Unlike […] ethnic specific stores, Lao-owned restaurants are doing better in reaching out to the general public. Although there are some restaurants that advertised as singularly "Laotian", many Lao restaurants are established under the guise of Thai restaurants and Thai/Lao restaurants to entice mainstream customers. Because most Americans are unfamiliar with Laotian food, Lao entrepreneurs have aimed to acquire more business by advertising themselves as Thai restaurants: the latter have successfully achieved popularity with the mainstream population. These restaurateurs would then incorporate Lao dishes onto the menu. Although there are many similarities between Lao and northern Thai cuisine, certain foods will distinguish a true Thai restaurant from a Lao-owned restaurant would be the inclusion of "sticky rice" on the menu...
One of the earliest Thai restaurants to open in North America was by Keo Sananikone, a Lao refugee and early pioneer of Thai food in the US. In 1977, Keo opened a series of Thai restaurants starting with Mekong, Keo's, and Mekong II in Hawaii, which became a hot spot for the Hollywood crowd. Keo later wrote an internationally best-selling Thai cook book called, Keo's Thai Cuisine in 1985. Keo explains the reason for opening Thai as opposed to Lao restaurants, “I felt that Laotian food would not have been successful in America at that time. Laotian food is very basic and simple, and Thai food is very exotic and colourful.”
See also: List of edible insects by country
Fruits in Laos may consist of watermelon, pineapple, sugar apple, (custard apple or sweetsop), longan, litchi, Asian pear, mango, rose apple (water apple), banana, jackfruit, rambutan, young coconut, orange, sweet tamarind, papaya, durian, sugarcane, pomelo, sapodilla, guava, star apple, mangosteen, melon, santol, langsat, grapes, corossolier (soursop), mak yom, and mak num nom.
Melon carving is also a popular tradition in Laos, where artists may carve beautiful flowers and other designs into fruits such as watermelon. Fruit arrangements are also common, and these are done during special occasions such as weddings and other ceremonies.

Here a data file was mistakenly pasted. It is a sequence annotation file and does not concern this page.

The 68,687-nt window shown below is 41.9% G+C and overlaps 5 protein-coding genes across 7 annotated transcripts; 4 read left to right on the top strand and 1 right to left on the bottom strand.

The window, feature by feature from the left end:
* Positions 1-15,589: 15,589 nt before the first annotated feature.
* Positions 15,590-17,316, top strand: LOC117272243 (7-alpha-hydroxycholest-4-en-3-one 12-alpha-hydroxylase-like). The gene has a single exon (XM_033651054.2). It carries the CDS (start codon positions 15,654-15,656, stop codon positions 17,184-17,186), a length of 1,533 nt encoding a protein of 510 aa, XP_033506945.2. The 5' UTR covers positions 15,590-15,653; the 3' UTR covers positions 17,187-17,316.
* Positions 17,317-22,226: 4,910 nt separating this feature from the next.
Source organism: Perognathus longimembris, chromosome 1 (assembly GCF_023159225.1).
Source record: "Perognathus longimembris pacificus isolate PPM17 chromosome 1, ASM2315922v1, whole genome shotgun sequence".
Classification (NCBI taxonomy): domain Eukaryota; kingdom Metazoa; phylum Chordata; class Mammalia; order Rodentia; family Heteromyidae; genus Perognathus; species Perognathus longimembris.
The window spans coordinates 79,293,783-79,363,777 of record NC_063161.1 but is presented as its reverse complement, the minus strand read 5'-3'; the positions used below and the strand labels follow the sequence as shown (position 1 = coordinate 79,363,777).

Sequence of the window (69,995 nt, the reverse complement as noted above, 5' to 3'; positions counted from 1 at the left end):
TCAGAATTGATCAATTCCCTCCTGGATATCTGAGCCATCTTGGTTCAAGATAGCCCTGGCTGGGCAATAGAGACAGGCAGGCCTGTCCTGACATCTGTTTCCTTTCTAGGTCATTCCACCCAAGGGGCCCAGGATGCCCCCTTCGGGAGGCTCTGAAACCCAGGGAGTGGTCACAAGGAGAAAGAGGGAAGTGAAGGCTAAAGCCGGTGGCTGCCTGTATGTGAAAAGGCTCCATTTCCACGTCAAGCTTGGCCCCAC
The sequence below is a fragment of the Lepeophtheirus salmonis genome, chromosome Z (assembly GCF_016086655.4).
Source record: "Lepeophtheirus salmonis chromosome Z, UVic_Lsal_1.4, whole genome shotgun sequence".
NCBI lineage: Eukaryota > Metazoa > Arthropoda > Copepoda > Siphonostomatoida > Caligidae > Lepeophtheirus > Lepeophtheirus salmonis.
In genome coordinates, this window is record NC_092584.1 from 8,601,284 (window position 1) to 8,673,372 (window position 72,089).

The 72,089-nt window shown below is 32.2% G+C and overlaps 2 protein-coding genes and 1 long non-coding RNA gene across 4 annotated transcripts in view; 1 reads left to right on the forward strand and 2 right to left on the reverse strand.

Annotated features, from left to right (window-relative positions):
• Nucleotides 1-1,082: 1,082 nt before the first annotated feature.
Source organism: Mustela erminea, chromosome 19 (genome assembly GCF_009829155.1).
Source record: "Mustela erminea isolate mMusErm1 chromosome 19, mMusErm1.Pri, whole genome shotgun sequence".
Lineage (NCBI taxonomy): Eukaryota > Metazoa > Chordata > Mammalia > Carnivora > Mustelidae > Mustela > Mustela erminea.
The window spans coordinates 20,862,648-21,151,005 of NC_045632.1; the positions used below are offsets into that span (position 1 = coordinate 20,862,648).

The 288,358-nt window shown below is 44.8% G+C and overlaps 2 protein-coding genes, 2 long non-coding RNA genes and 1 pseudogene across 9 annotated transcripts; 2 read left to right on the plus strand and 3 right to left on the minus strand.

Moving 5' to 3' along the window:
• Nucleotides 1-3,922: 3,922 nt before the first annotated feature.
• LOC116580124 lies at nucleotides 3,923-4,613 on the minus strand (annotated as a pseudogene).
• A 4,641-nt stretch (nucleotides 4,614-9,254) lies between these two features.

The typical Lao stove, or brazier, is called a tao-lo and is fueled by charcoal. It is shaped like a bucket, with room for a single pot or pan to sit on top. The wok, maw khang in Lao, is used for frying and stir frying. Sticky rice is steamed inside of a bamboo basket, a huad, which sits on top of a pot, which is called the maw nung.
A large, deep mortar called a khok is used for pounding tam mak hoong and other foods. It is indispensable in the Lao kitchen.
Grilling, boiling, stewing, steaming, searing and mixing (as in salads) are all traditional cooking methods. Stir-frying is now common, but considered to be a Chinese influence. Stews are often green in color, because of the large proportion of vegetables used as well as ya nang leaf. Soups/stews are categorized as follows, tom, tom jeud, kaeng, and kaeng soua.
Ping means grilled. It is a favorite cooking method. Ping gai is grilled chicken, ping sin is grilled meat, and ping pa is grilled fish. Before grilling, the meat is typically seasoned with minced garlic, minced coriander root, minced galangal, salt, soy sauce, and fish sauce, each in varying quantities, if at all, according to preference. The Lao seem to prefer a longer grilling at lower heat.
The result is grilled meat that is typically drier than what Westerners are accustomed to. The Lao probably prefer their food this way, because they wish to keep their hands dry and clean for handling sticky rice. They also typically eat the grilled food with a hot sauce (chaew) of some sort, which takes away the dryness.
Lao food differs from neighboring cuisines in multiple respects. One is that the Lao meal almost always includes a large quantity of fresh raw greens, vegetables and herbs served undressed on the side. Another is that savory dishes are never sweet. "Sweet and sour" is generally considered bizarre and foreign in Laos. Yet another is that some dishes are bitter. There is a saying in Lao cuisine, "van pen lom; khom pen ya," which can be translated as, "sweet brings you down; bitter is medicine."
A couple of the green herbs favored in Lao cuisine but generally ignored by their neighbors are mint and dill, both of paramount importance. Galangal is a cooking herb that is heavily favored in Laos, unlike in neighboring countries. It appears in probably the majority of Lao dishes, along with the conventional herbs: garlic, shallots, lemongrass, etc. Another distinctive characteristic of Lao food or more properly, Lao eating habits, is that food is frequently eaten at room temperature. This may be attributable to the fact that Lao food served with sticky rice is traditionally handled by hand.